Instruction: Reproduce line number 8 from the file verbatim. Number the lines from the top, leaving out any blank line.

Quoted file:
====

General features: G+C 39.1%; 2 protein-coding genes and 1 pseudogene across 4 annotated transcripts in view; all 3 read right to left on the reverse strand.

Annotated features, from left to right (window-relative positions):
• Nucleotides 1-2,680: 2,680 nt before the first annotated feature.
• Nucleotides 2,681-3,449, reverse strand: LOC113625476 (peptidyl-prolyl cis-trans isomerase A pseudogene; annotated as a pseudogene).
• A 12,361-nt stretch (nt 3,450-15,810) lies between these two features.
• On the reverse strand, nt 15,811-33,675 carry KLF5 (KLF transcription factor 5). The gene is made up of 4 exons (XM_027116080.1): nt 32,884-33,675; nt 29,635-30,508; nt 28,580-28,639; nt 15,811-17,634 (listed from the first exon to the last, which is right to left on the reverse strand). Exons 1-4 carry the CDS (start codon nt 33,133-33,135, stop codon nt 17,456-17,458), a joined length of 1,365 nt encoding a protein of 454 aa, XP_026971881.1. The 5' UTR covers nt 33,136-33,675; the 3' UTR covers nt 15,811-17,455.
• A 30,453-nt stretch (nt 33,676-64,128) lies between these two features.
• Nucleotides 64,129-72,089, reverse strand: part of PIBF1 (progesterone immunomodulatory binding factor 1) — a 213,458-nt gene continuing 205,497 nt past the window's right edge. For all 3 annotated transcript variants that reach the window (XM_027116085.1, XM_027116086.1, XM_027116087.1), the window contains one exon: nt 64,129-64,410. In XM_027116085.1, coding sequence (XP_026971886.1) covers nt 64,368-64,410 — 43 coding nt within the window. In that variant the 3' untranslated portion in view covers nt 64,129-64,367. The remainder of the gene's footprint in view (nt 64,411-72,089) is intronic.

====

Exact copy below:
• Nucleotides 64,129-72,089, reverse strand: part of PIBF1 (progesterone immunomodulatory binding factor 1) — a 213,458-nt gene continuing 205,497 nt past the window's right edge. For all 3 annotated transcript variants that reach the window (XM_027116085.1, XM_027116086.1, XM_027116087.1), the window contains one exon: nt 64,129-64,410. In XM_027116085.1, coding sequence (XP_026971886.1) covers nt 64,368-64,410 — 43 coding nt within the window. In that variant the 3' untranslated portion in view covers nt 64,129-64,367. The remainder of the gene's footprint in view (nt 64,411-72,089) is intronic.